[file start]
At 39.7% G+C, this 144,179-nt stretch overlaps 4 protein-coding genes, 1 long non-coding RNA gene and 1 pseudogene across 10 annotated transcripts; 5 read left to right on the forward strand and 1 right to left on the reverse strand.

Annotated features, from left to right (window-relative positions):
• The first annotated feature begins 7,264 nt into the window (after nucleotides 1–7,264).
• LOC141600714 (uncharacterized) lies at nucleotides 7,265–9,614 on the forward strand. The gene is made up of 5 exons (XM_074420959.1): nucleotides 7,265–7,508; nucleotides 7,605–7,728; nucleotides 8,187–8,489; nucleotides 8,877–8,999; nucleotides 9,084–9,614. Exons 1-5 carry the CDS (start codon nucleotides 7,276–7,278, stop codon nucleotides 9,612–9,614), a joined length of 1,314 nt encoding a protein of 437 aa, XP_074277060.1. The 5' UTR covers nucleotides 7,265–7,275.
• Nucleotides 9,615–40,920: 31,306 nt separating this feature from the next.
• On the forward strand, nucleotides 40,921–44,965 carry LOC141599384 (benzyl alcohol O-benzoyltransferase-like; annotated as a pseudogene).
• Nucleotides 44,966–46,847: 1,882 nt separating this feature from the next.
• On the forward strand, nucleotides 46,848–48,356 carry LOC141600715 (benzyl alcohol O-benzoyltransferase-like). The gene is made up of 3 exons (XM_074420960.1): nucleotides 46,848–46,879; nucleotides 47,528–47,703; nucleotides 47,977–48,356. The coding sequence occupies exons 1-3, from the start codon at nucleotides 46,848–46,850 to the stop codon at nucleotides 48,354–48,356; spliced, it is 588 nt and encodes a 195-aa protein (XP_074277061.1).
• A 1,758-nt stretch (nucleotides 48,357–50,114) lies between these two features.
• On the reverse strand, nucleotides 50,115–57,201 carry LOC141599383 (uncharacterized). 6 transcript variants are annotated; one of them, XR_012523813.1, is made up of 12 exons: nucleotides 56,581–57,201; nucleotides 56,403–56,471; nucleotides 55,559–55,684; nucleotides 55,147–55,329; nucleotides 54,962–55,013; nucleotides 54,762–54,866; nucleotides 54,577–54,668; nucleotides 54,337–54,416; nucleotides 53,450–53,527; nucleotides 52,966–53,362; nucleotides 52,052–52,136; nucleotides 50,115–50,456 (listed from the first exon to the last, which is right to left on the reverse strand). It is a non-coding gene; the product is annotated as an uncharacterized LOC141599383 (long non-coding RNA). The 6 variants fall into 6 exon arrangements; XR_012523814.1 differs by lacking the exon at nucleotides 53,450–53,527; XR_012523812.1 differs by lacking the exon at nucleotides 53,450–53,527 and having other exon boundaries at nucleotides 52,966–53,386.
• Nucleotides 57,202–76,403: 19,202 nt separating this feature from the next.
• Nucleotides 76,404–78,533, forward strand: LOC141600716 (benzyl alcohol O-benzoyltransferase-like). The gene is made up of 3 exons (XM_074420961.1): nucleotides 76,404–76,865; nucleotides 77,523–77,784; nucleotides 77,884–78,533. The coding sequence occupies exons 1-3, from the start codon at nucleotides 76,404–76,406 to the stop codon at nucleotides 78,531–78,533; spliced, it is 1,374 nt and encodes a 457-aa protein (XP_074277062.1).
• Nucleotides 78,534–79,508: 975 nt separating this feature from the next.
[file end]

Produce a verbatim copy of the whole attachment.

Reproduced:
At 39.7% G+C, this 144,179-nt stretch overlaps 4 protein-coding genes, 1 long non-coding RNA gene and 1 pseudogene across 10 annotated transcripts; 5 read left to right on the forward strand and 1 right to left on the reverse strand.

Annotated features, from left to right (window-relative positions):
• The first annotated feature begins 7,264 nt into the window (after nucleotides 1–7,264).
• LOC141600714 (uncharacterized) lies at nucleotides 7,265–9,614 on the forward strand. The gene is made up of 5 exons (XM_074420959.1): nucleotides 7,265–7,508; nucleotides 7,605–7,728; nucleotides 8,187–8,489; nucleotides 8,877–8,999; nucleotides 9,084–9,614. Exons 1-5 carry the CDS (start codon nucleotides 7,276–7,278, stop codon nucleotides 9,612–9,614), a joined length of 1,314 nt encoding a protein of 437 aa, XP_074277060.1. The 5' UTR covers nucleotides 7,265–7,275.
• Nucleotides 9,615–40,920: 31,306 nt separating this feature from the next.
• On the forward strand, nucleotides 40,921–44,965 carry LOC141599384 (benzyl alcohol O-benzoyltransferase-like; annotated as a pseudogene).
• Nucleotides 44,966–46,847: 1,882 nt separating this feature from the next.
• On the forward strand, nucleotides 46,848–48,356 carry LOC141600715 (benzyl alcohol O-benzoyltransferase-like). The gene is made up of 3 exons (XM_074420960.1): nucleotides 46,848–46,879; nucleotides 47,528–47,703; nucleotides 47,977–48,356. The coding sequence occupies exons 1-3, from the start codon at nucleotides 46,848–46,850 to the stop codon at nucleotides 48,354–48,356; spliced, it is 588 nt and encodes a 195-aa protein (XP_074277061.1).
• A 1,758-nt stretch (nucleotides 48,357–50,114) lies between these two features.
• On the reverse strand, nucleotides 50,115–57,201 carry LOC141599383 (uncharacterized). 6 transcript variants are annotated; one of them, XR_012523813.1, is made up of 12 exons: nucleotides 56,581–57,201; nucleotides 56,403–56,471; nucleotides 55,559–55,684; nucleotides 55,147–55,329; nucleotides 54,962–55,013; nucleotides 54,762–54,866; nucleotides 54,577–54,668; nucleotides 54,337–54,416; nucleotides 53,450–53,527; nucleotides 52,966–53,362; nucleotides 52,052–52,136; nucleotides 50,115–50,456 (listed from the first exon to the last, which is right to left on the reverse strand). It is a non-coding gene; the product is annotated as an uncharacterized LOC141599383 (long non-coding RNA). The 6 variants fall into 6 exon arrangements; XR_012523814.1 differs by lacking the exon at nucleotides 53,450–53,527; XR_012523812.1 differs by lacking the exon at nucleotides 53,450–53,527 and having other exon boundaries at nucleotides 52,966–53,386.
• Nucleotides 57,202–76,403: 19,202 nt separating this feature from the next.
• Nucleotides 76,404–78,533, forward strand: LOC141600716 (benzyl alcohol O-benzoyltransferase-like). The gene is made up of 3 exons (XM_074420961.1): nucleotides 76,404–76,865; nucleotides 77,523–77,784; nucleotides 77,884–78,533. The coding sequence occupies exons 1-3, from the start codon at nucleotides 76,404–76,406 to the stop codon at nucleotides 78,531–78,533; spliced, it is 1,374 nt and encodes a 457-aa protein (XP_074277062.1).
• Nucleotides 78,534–79,508: 975 nt separating this feature from the next.